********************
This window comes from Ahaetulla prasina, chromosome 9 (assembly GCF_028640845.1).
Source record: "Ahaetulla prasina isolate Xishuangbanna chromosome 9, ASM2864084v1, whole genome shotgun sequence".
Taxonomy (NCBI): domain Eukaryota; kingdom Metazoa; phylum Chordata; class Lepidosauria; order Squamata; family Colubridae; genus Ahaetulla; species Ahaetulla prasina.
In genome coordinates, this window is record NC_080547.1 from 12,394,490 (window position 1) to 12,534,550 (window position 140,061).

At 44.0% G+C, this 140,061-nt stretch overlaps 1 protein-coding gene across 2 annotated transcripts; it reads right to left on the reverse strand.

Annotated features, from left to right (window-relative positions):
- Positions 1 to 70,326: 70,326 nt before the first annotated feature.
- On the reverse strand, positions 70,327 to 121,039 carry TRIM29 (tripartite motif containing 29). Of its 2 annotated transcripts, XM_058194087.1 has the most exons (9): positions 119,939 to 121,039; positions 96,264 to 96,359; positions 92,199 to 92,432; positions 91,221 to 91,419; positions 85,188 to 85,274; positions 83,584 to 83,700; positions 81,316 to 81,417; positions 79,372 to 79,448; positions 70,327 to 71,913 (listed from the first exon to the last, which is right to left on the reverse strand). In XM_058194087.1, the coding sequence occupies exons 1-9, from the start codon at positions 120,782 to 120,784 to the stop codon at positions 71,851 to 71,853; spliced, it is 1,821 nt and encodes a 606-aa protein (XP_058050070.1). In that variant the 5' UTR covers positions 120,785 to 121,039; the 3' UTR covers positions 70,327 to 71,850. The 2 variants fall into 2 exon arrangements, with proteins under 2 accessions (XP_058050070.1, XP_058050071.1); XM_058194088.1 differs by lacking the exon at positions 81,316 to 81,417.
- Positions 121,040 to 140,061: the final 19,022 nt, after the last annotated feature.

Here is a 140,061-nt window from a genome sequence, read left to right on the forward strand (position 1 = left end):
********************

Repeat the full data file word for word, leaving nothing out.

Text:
This window comes from Ahaetulla prasina, chromosome 9 (assembly GCF_028640845.1).
Source record: "Ahaetulla prasina isolate Xishuangbanna chromosome 9, ASM2864084v1, whole genome shotgun sequence".
Taxonomy (NCBI): domain Eukaryota; kingdom Metazoa; phylum Chordata; class Lepidosauria; order Squamata; family Colubridae; genus Ahaetulla; species Ahaetulla prasina.
In genome coordinates, this window is record NC_080547.1 from 12,394,490 (window position 1) to 12,534,550 (window position 140,061).

At 44.0% G+C, this 140,061-nt stretch overlaps 1 protein-coding gene across 2 annotated transcripts; it reads right to left on the reverse strand.

Annotated features, from left to right (window-relative positions):
- Positions 1 to 70,326: 70,326 nt before the first annotated feature.
- On the reverse strand, positions 70,327 to 121,039 carry TRIM29 (tripartite motif containing 29). Of its 2 annotated transcripts, XM_058194087.1 has the most exons (9): positions 119,939 to 121,039; positions 96,264 to 96,359; positions 92,199 to 92,432; positions 91,221 to 91,419; positions 85,188 to 85,274; positions 83,584 to 83,700; positions 81,316 to 81,417; positions 79,372 to 79,448; positions 70,327 to 71,913 (listed from the first exon to the last, which is right to left on the reverse strand). In XM_058194087.1, the coding sequence occupies exons 1-9, from the start codon at positions 120,782 to 120,784 to the stop codon at positions 71,851 to 71,853; spliced, it is 1,821 nt and encodes a 606-aa protein (XP_058050070.1). In that variant the 5' UTR covers positions 120,785 to 121,039; the 3' UTR covers positions 70,327 to 71,850. The 2 variants fall into 2 exon arrangements, with proteins under 2 accessions (XP_058050070.1, XP_058050071.1); XM_058194088.1 differs by lacking the exon at positions 81,316 to 81,417.
- Positions 121,040 to 140,061: the final 19,022 nt, after the last annotated feature.

Here is a 140,061-nt window from a genome sequence, read left to right on the forward strand (position 1 = left end):